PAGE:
For a couple of days this week, my house was filled with the screams and cries of a small, angry Chinese boy, fourteen months old. I don't know if he was sick, tired, grieving, or all three. But I know I could not make him happy, try as I might. I am not unfamiliar with this frustration, this inability to satisfy my offspring. There was a time in recent years when my older daughter and I struggled and fought daily. Over everything. She cried and whined. I yelled and punished. And we got nowhere. There were days I honestly did not like her, and I was sure the feeling was mutual. Now, more than a year later, our relationship is marked by sweet tenderness and great affection. All that to say, I did not become a parent so I could make my kids happy all the time, though it's nice when it happens. And to quote my husband, "I did not adopt this boy so I could win any popularity contests." Presently our younger daughter is, to say the least, a challenge. She was majorly ticked off that we left her for two weeks and then came home with a new baby. She is getting into all sorts of mischief, one episode of which necessitated a call to poison control. I fear she is turning my hair grey. Sigh. There are moments I do not like her much. But we have two years of history, not counting the nine months she grew inside me. (More on that later.) We are attached. We are bonded. I am crazy about her, mischief and tantrums and all.
So it's hard not to feel horrible that a few days of inexplicable screaming from Jiushu sent me to the dark place it did. I want to delight in him. I want to feel love for him. I do not want to feel like I'm babysitting or watching a child in the church nursery.
Last night our friends came over for dinner and backyard fun with their four (biological) children. I shared a bit with mom Sarah about how things are going, and later felt the need to apologize for maybe sounding too negative. She responded wisely and beautifully:
"No need for sorrys. This is a huge life-changing thing you have done, and it is okay for it to be this way. This relatively short season of getting to know each other, adapt, and grow your love for each other is your womb time. With a biological kid, for moms it is very passive and generally automatic. Yet deep connections are formed. They make the stress of a newborn doable despite it being very hard to assimilate a little life to a whole new world. You just get to do womb time with Jiushu on the outside with two-way opinions and outsiders looking on. But, I have every confidence that a new life will be birthed out of this time. So nourish physically, provide a protective, comforting, and safe environment, and allow time for unseen connections to bind your hearts together. It's gonna happen..."
I read (and reread) a few blog posts this morning which strengthened my resolve to be transparent and honest. Here's one post in which a mom shares openly about her panic just after being matched with the boy they would eventually adopt...a fantastic testimony. And the comments on her post encouraged me as much as the actual post! Statements like these:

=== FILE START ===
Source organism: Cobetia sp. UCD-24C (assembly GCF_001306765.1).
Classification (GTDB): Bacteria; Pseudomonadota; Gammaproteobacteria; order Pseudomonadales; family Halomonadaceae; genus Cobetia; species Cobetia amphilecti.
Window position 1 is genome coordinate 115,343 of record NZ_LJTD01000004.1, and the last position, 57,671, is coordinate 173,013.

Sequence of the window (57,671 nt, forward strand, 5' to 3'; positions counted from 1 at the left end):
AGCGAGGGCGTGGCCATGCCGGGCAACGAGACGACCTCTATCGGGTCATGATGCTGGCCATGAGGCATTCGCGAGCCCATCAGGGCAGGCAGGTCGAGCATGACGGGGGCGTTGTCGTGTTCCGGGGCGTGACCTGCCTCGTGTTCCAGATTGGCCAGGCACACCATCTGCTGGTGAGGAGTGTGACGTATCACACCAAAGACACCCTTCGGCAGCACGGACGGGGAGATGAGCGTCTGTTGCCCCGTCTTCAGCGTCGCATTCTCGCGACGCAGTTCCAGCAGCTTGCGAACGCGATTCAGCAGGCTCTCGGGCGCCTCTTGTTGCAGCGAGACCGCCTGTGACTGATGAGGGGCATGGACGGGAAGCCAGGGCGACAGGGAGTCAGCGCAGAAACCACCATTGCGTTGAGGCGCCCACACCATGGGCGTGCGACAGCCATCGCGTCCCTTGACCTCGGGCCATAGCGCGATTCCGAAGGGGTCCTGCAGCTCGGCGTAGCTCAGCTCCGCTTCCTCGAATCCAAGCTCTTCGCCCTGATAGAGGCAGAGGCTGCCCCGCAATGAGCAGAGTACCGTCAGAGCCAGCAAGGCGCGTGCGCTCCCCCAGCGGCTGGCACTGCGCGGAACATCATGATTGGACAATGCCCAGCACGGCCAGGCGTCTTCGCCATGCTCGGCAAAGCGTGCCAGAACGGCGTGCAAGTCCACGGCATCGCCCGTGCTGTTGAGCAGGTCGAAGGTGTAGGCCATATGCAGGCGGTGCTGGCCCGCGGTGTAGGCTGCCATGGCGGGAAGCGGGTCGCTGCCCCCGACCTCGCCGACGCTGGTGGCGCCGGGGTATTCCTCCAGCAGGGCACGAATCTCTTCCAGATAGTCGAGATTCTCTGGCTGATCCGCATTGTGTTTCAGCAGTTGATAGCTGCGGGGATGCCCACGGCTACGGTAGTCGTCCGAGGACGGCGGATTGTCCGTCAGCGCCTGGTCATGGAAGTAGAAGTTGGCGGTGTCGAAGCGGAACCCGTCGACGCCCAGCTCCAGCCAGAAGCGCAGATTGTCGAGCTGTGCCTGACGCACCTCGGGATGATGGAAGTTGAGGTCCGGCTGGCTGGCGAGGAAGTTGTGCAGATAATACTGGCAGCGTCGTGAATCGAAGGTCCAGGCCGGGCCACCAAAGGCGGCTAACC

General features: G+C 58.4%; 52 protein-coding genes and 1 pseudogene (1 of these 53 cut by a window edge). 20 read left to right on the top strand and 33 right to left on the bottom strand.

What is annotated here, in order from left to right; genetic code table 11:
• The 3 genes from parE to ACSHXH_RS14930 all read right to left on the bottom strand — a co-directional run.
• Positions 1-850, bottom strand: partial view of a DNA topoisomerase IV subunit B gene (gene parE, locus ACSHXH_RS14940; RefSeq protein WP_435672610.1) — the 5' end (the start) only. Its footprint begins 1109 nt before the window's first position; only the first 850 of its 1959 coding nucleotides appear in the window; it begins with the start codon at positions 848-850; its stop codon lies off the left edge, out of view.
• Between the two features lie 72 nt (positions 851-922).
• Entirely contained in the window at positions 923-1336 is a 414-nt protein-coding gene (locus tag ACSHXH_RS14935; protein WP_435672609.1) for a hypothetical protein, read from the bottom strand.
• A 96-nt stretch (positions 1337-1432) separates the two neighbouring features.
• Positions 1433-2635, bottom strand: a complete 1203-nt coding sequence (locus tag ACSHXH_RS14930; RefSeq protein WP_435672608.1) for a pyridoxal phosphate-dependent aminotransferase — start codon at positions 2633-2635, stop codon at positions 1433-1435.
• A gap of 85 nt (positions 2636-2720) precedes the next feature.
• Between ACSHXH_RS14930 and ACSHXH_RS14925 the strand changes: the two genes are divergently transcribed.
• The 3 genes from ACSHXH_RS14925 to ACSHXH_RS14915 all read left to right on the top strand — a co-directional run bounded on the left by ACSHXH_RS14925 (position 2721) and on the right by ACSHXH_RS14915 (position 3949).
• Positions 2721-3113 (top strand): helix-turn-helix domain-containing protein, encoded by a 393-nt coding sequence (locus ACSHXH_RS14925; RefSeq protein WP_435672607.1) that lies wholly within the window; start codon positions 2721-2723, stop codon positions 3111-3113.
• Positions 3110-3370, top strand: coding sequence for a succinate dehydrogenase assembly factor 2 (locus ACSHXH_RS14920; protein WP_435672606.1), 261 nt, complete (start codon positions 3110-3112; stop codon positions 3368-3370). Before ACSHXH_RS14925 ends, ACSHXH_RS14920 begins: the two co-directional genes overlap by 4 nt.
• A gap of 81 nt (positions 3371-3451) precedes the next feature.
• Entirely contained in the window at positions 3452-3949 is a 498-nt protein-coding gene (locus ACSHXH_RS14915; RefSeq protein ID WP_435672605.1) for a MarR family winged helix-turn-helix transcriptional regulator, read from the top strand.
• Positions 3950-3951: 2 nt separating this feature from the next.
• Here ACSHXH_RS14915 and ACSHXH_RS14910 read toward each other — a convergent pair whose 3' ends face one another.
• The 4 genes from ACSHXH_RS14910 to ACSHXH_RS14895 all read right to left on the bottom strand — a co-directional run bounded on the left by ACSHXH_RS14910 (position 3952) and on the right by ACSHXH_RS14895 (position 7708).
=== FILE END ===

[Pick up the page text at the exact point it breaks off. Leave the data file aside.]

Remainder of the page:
"When you get home you may regret your decision to adopt...you might even feel like you made the biggest mistake! But that this is normal and to be expected."
"Don't try to analyze/evaluate how you are feeling at every given moment. Just go with it and know that bonding takes time - like months and years, not days or weeks."
"I think that adoption is a terrifying thing. It is part of the emotion that makes us lean in to God. Begging Him for His strength and clarity. Thanks for being vulnerable in posting this. People need to talk about these feelings more...I think these feelings come to almost everyone at some point in their adoption journey."
Whoa. So if I don't expect J to fully attach to us in a matter of days or weeks, might it also take a bit longer for us to attach to him in a way that feels warm and genuine? I'm happy for the people who say they felt instant love and connection upon meeting their new child. I'm sure it happens that way for some. But please do not think that defines "normal." Many are afraid to write about their true emotions after adoption, or after childbirth (or marriage, or taking a new job, etc.), for that matter. And small wonder, when criticism is freely and publicly offered.
As for me, I've decided I want to be a truth-teller. I want to help other parents normalize their feelings, even the raw, ugly ones. But most of all, I want to bring my fear and weakness to the feet of Jesus, letting Him refine me and clothe me in His strength. I am selfish. He gives generously. I get agitated. He is slow to anger. I am confused and clueless. He is perfect wisdom. I make mistakes. His grace covers me. My love is weak. His love is oh-so-strong. And because I am His, I have access to all that He is.
Which means this little family of mine--every one of us--is going to be just fine.